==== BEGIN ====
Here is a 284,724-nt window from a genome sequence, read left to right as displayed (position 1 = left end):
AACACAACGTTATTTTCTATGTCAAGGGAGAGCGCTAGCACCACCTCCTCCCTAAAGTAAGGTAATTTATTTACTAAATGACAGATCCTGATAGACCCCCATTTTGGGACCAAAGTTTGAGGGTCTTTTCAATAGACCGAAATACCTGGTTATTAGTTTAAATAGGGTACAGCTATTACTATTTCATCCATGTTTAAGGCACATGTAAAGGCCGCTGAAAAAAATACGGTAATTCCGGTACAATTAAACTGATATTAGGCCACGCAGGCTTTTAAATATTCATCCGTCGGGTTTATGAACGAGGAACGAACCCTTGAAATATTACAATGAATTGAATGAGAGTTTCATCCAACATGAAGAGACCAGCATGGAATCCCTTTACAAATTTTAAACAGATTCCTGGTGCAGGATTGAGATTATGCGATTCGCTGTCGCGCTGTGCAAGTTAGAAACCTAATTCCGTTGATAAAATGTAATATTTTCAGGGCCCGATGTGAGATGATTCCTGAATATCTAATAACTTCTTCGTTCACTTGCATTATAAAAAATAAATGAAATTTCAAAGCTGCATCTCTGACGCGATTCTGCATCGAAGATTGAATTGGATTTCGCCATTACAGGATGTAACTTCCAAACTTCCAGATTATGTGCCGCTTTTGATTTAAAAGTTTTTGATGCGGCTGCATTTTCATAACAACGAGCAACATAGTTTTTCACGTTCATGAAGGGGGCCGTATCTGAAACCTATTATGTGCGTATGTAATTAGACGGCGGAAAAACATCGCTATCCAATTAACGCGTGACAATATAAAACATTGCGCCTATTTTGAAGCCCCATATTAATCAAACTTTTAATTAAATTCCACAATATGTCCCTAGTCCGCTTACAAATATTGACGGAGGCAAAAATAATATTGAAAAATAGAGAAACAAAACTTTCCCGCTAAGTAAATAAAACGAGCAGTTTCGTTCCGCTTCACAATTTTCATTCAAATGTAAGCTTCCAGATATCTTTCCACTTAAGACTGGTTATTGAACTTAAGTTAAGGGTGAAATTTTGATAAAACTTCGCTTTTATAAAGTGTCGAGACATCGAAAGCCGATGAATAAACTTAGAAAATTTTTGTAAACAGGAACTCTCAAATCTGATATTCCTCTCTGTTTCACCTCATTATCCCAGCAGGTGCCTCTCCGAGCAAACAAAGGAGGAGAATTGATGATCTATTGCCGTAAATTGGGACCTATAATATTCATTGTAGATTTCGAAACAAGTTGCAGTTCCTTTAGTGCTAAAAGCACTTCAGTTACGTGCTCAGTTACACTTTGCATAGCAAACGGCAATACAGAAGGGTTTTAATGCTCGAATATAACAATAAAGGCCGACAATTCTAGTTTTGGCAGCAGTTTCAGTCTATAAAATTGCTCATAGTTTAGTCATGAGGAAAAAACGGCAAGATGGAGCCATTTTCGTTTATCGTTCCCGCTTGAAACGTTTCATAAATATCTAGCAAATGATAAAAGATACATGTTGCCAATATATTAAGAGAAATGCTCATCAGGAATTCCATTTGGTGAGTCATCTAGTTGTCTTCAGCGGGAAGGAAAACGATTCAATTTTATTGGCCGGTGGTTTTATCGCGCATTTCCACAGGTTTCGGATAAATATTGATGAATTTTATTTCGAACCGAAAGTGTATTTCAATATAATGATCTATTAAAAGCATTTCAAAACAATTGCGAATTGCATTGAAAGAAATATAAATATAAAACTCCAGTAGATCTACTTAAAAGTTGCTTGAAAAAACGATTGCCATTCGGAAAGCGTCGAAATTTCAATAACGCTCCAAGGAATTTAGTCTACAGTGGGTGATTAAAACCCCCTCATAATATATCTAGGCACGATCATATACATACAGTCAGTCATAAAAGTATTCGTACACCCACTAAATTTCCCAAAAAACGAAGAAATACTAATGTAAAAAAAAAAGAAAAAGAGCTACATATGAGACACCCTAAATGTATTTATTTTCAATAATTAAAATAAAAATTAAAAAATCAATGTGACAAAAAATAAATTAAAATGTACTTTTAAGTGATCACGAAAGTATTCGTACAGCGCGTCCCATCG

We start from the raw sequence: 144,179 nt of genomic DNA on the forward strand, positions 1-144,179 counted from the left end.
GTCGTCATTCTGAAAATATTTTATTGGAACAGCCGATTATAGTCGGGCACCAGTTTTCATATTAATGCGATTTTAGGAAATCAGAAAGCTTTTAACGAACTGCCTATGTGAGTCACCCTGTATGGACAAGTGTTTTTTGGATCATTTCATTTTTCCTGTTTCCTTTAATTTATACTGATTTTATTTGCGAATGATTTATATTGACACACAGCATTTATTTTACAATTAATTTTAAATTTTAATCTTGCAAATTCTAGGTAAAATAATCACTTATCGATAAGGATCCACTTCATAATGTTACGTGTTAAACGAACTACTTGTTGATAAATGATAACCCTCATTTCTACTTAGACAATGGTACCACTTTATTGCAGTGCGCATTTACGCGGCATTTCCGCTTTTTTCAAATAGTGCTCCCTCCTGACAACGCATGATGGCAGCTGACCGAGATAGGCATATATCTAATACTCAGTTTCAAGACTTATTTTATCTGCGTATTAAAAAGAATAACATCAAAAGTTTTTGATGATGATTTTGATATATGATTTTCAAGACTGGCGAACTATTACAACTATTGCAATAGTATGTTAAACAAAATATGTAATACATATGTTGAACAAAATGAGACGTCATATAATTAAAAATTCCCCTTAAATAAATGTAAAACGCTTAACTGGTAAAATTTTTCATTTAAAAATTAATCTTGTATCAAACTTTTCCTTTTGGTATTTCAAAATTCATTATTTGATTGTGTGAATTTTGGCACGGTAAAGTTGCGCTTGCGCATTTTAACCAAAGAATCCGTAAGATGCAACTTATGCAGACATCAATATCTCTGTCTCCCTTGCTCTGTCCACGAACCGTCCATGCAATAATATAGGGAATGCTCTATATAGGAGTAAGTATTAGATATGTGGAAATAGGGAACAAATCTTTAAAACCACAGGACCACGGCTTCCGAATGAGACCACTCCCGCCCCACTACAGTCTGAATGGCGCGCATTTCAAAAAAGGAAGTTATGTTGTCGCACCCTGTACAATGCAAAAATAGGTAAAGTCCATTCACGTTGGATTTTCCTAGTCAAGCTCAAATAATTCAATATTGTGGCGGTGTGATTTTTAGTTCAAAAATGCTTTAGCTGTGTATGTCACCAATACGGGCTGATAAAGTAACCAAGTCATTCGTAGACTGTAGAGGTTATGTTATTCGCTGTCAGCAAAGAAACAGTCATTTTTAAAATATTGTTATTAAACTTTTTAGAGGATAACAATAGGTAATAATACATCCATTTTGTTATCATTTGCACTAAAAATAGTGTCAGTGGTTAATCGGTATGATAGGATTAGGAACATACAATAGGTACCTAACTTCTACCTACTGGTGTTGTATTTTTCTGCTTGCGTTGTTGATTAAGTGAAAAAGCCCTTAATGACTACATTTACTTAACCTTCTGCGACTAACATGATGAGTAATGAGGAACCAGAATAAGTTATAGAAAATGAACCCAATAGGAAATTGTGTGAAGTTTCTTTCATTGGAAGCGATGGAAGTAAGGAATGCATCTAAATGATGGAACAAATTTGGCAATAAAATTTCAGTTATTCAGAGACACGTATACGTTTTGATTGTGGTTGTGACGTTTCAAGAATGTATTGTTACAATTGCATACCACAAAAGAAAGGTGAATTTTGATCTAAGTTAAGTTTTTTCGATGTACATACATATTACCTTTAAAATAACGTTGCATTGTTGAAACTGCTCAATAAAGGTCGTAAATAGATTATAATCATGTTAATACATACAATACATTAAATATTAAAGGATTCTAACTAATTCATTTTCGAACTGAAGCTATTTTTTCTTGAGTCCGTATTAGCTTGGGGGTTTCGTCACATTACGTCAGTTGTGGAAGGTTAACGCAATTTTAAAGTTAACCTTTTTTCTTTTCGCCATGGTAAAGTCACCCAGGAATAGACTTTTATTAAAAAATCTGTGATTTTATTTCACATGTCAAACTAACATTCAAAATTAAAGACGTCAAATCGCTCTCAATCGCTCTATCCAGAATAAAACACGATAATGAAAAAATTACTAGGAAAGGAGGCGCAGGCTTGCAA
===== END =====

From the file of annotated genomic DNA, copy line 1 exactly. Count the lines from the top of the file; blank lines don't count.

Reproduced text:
Here is a 284,724-nt window from a genome sequence, read left to right as displayed (position 1 = left end):